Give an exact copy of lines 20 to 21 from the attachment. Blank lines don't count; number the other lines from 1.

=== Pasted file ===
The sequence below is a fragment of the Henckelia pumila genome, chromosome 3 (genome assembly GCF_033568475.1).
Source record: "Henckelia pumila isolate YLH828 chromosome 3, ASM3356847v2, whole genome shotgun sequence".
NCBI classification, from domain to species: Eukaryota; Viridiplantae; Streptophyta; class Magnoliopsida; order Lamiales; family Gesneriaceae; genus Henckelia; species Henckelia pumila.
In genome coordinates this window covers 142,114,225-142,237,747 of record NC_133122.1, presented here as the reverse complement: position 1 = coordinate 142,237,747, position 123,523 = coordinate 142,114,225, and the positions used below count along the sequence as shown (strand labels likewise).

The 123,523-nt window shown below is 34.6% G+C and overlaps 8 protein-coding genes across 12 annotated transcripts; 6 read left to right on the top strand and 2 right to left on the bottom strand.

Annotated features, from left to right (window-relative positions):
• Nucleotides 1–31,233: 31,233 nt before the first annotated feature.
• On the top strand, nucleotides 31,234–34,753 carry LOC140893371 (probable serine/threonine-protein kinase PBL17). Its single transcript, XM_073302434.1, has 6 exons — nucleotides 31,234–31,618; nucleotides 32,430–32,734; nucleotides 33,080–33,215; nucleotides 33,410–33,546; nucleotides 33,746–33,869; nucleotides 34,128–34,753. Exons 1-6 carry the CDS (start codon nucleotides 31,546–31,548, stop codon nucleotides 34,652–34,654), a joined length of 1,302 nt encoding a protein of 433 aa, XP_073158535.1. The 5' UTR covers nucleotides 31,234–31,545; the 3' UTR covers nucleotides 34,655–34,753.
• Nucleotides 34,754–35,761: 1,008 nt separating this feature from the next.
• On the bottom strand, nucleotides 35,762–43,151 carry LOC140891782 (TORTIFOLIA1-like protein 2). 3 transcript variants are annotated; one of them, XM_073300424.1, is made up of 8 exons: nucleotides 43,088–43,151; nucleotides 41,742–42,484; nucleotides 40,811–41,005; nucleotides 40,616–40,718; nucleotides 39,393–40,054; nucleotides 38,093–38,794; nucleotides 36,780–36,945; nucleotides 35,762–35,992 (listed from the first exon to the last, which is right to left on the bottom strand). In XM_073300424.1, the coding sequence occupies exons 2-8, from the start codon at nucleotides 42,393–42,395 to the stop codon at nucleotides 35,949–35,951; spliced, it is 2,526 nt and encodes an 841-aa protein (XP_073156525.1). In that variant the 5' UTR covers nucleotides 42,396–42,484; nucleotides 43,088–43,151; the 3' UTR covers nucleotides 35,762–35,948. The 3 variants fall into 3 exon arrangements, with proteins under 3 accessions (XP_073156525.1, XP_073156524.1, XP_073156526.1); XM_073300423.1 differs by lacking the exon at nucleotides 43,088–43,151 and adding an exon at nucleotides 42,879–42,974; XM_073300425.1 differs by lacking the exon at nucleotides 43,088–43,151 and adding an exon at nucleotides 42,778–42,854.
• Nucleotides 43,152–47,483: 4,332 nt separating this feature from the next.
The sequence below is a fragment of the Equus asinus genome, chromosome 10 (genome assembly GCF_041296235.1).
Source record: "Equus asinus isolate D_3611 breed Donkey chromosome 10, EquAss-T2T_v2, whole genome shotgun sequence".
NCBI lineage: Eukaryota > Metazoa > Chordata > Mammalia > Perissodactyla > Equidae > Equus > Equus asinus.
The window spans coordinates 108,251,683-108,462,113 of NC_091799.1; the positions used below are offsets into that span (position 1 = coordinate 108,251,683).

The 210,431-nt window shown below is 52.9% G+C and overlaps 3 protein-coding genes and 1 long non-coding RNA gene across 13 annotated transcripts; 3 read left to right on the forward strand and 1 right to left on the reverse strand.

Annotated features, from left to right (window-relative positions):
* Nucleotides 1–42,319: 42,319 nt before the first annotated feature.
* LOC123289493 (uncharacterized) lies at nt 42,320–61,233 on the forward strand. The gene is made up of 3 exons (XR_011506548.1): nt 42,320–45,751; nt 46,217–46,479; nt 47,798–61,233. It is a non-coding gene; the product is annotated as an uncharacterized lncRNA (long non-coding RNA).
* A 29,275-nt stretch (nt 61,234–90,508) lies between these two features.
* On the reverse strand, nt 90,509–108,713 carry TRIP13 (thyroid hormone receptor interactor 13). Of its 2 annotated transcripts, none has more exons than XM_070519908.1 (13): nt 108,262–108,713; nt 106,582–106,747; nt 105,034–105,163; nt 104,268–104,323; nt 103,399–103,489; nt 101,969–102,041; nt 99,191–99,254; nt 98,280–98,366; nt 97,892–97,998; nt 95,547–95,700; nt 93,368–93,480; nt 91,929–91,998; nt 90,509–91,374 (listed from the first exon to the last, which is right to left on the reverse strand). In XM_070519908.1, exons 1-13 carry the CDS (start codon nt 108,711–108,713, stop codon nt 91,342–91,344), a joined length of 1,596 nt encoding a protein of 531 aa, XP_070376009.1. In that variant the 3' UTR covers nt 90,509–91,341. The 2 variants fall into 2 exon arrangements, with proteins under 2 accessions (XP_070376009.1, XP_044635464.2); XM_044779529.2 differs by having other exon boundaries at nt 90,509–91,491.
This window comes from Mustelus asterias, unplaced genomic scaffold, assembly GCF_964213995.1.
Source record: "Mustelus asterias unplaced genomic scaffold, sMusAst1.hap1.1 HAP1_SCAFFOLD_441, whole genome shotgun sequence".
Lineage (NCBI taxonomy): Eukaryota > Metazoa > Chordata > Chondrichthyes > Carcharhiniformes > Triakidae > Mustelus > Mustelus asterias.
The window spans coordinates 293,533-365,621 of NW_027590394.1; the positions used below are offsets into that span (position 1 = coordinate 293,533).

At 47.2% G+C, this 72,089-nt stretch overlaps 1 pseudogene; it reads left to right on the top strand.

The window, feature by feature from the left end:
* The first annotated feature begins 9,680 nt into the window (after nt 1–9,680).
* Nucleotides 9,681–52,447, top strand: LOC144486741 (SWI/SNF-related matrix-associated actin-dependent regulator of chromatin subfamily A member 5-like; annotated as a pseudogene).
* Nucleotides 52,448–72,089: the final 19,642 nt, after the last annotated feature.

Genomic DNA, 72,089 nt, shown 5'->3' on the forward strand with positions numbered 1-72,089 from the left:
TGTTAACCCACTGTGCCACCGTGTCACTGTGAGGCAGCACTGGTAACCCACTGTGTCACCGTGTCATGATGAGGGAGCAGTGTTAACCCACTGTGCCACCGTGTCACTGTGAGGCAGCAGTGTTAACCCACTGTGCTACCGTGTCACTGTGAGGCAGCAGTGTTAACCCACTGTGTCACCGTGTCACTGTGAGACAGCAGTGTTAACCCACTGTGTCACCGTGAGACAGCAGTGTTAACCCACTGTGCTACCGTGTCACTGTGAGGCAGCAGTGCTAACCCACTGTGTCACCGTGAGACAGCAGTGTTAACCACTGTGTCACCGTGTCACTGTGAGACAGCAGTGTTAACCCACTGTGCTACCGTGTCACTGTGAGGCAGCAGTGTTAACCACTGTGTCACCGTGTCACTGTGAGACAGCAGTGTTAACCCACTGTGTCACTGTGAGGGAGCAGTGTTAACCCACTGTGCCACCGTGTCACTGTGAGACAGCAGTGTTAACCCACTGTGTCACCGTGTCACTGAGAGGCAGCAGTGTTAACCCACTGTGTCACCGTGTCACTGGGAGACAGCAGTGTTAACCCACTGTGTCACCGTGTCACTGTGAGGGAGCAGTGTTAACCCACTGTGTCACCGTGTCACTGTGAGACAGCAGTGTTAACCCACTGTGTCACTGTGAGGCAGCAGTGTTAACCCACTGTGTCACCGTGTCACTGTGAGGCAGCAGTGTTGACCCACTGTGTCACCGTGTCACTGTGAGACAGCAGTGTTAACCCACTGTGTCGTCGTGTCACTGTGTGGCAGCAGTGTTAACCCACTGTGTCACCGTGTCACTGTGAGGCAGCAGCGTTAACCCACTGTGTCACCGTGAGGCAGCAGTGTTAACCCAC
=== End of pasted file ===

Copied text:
* A 29,275-nt stretch (nt 61,234–90,508) lies between these two features.
* On the reverse strand, nt 90,509–108,713 carry TRIP13 (thyroid hormone receptor interactor 13). Of its 2 annotated transcripts, none has more exons than XM_070519908.1 (13): nt 108,262–108,713; nt 106,582–106,747; nt 105,034–105,163; nt 104,268–104,323; nt 103,399–103,489; nt 101,969–102,041; nt 99,191–99,254; nt 98,280–98,366; nt 97,892–97,998; nt 95,547–95,700; nt 93,368–93,480; nt 91,929–91,998; nt 90,509–91,374 (listed from the first exon to the last, which is right to left on the reverse strand). In XM_070519908.1, exons 1-13 carry the CDS (start codon nt 108,711–108,713, stop codon nt 91,342–91,344), a joined length of 1,596 nt encoding a protein of 531 aa, XP_070376009.1. In that variant the 3' UTR covers nt 90,509–91,341. The 2 variants fall into 2 exon arrangements, with proteins under 2 accessions (XP_070376009.1, XP_044635464.2); XM_044779529.2 differs by having other exon boundaries at nt 90,509–91,491.